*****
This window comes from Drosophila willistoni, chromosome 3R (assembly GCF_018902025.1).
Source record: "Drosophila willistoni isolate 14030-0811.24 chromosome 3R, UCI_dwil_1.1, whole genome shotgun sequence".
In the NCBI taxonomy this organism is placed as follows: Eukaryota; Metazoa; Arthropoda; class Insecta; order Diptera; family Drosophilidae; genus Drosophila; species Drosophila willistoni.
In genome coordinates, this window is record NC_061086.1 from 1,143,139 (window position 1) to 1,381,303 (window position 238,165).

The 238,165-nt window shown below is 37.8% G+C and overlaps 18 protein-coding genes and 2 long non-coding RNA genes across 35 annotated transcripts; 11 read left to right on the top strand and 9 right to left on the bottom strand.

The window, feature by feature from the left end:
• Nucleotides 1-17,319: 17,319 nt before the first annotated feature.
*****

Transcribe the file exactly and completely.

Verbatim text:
This window comes from Drosophila willistoni, chromosome 3R (assembly GCF_018902025.1).
Source record: "Drosophila willistoni isolate 14030-0811.24 chromosome 3R, UCI_dwil_1.1, whole genome shotgun sequence".
In the NCBI taxonomy this organism is placed as follows: Eukaryota; Metazoa; Arthropoda; class Insecta; order Diptera; family Drosophilidae; genus Drosophila; species Drosophila willistoni.
In genome coordinates, this window is record NC_061086.1 from 1,143,139 (window position 1) to 1,381,303 (window position 238,165).

The 238,165-nt window shown below is 37.8% G+C and overlaps 18 protein-coding genes and 2 long non-coding RNA genes across 35 annotated transcripts; 11 read left to right on the top strand and 9 right to left on the bottom strand.

The window, feature by feature from the left end:
• Nucleotides 1-17,319: 17,319 nt before the first annotated feature.